EC) ruled that Shah had made statements that promoted “hatred and ill will” between religions and urged police to press criminal charges.
New Delhi: Bharatiya Janata Party (BJP) leader Amit Shah, who is in charge of the party’s campaign in Uttar Pradesh, on Thursday accepted the Election Commission’s censure in relation to a series of speeches that were deemed to have stoked communal tensions, especially with Muslims.
It was not immediately clear what impact a possibly disruptive ban on meetings in Uttar Pradesh by such a high profile figure would have on Modi’s campaign in the state.
The Election Commission (EC) ruled that Shah had made statements that promoted “hatred and ill will” between religions and urged police to press criminal charges.
Shah, who was censured by the EC on Wednesday, said his intentions were clear, but he was being misinterpreted.
“I never wanted to violate the code of conduct of elections through my speeches. But, as far as the interpretation of the speeches is concerned, the Election Commission (EC) is the foremost authority and I have received the notice sent by it. I will keep in mind the remark of the EC and I accept what it has said,” said Shah.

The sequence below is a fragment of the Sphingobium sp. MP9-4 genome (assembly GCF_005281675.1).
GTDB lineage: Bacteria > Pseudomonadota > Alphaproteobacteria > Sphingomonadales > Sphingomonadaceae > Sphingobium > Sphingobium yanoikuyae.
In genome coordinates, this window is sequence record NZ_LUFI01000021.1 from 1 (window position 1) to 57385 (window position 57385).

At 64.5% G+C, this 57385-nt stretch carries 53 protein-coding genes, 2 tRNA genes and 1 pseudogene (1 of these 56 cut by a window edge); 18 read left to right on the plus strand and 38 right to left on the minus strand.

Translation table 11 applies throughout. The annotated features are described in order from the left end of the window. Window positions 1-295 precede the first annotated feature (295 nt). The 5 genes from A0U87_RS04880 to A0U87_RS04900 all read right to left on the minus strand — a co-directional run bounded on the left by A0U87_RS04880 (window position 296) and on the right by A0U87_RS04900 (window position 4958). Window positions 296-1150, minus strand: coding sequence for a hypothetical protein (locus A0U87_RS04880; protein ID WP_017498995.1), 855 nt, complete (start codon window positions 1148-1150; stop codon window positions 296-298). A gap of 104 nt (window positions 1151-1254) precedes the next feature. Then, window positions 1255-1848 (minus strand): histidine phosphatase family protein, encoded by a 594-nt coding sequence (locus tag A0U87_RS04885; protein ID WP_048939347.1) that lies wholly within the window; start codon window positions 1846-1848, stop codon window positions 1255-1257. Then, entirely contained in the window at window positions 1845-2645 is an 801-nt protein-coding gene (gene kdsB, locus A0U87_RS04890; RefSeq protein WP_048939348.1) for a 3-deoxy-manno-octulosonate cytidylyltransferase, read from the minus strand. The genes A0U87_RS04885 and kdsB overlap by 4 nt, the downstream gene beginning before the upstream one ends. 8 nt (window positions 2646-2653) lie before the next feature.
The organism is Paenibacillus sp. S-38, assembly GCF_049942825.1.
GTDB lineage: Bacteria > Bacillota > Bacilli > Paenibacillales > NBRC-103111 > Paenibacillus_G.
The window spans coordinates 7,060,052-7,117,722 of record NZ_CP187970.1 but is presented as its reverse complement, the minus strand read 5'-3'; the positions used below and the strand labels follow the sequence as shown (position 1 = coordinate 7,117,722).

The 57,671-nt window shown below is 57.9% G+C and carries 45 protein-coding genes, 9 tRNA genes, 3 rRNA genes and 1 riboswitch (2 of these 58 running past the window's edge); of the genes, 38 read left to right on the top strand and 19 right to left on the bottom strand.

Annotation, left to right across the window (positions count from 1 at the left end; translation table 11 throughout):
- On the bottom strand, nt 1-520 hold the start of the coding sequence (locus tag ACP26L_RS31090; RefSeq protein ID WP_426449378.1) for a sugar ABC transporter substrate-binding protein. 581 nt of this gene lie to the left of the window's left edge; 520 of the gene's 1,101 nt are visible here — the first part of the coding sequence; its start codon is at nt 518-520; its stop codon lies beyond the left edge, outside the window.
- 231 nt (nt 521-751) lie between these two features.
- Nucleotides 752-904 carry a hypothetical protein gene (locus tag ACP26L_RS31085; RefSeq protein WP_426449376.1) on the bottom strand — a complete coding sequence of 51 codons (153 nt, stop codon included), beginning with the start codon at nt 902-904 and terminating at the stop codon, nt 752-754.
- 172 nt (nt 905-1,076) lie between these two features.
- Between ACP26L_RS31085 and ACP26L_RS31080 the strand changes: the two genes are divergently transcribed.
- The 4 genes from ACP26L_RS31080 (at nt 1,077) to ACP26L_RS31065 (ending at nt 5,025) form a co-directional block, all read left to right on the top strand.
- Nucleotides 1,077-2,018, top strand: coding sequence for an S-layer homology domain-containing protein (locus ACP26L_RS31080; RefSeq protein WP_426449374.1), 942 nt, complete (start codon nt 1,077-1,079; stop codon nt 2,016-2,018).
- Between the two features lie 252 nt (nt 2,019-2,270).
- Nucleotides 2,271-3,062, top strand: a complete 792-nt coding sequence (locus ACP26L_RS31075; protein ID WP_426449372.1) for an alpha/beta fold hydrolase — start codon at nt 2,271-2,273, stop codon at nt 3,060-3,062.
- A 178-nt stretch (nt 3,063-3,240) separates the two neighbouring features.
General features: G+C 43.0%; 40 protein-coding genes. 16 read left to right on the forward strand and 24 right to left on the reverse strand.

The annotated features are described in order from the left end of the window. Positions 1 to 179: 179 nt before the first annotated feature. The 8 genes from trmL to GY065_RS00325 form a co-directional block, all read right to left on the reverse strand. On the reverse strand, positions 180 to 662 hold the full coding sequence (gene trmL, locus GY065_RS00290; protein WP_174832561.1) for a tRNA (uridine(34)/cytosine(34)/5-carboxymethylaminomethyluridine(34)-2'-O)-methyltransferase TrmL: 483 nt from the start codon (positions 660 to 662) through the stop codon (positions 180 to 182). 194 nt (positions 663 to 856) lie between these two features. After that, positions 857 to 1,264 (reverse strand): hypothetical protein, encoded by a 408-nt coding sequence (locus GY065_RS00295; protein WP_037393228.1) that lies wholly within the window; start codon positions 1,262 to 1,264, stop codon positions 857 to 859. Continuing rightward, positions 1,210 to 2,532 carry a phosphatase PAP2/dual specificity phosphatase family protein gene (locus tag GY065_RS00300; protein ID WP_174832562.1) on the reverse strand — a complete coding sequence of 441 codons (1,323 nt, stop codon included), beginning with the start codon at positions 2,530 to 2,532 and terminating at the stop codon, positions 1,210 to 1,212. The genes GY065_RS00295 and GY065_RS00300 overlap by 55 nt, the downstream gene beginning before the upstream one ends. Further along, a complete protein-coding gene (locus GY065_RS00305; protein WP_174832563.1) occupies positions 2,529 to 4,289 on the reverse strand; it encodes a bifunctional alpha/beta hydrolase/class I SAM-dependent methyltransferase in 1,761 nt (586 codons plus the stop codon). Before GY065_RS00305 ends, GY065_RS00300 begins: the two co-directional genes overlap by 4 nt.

Speaking this month in areas of Uttar Pradesh that bore the brunt of deadly Hindu-Muslim riots last year, Shah was recorded telling voters to reject parties with Muslim candidates. He said Muslims in the area had raped, killed and humiliated Hindus.
Shah also justified his position saying a bowler could not give a good delivery every time.
“Any bowler, when he bowls, sometimes gives a no-ball,” he said.
The EC had recently banned Shah and Azam Khan from addressing any public rallies in the state.
Earlier, police had filed a case against Shah for allegedly saying that parliamentary polls were elections for honour and to take revenge for the insult heaped on them. The BJP leader also added that it was an election to teach a lesson to those who had committed an injustice.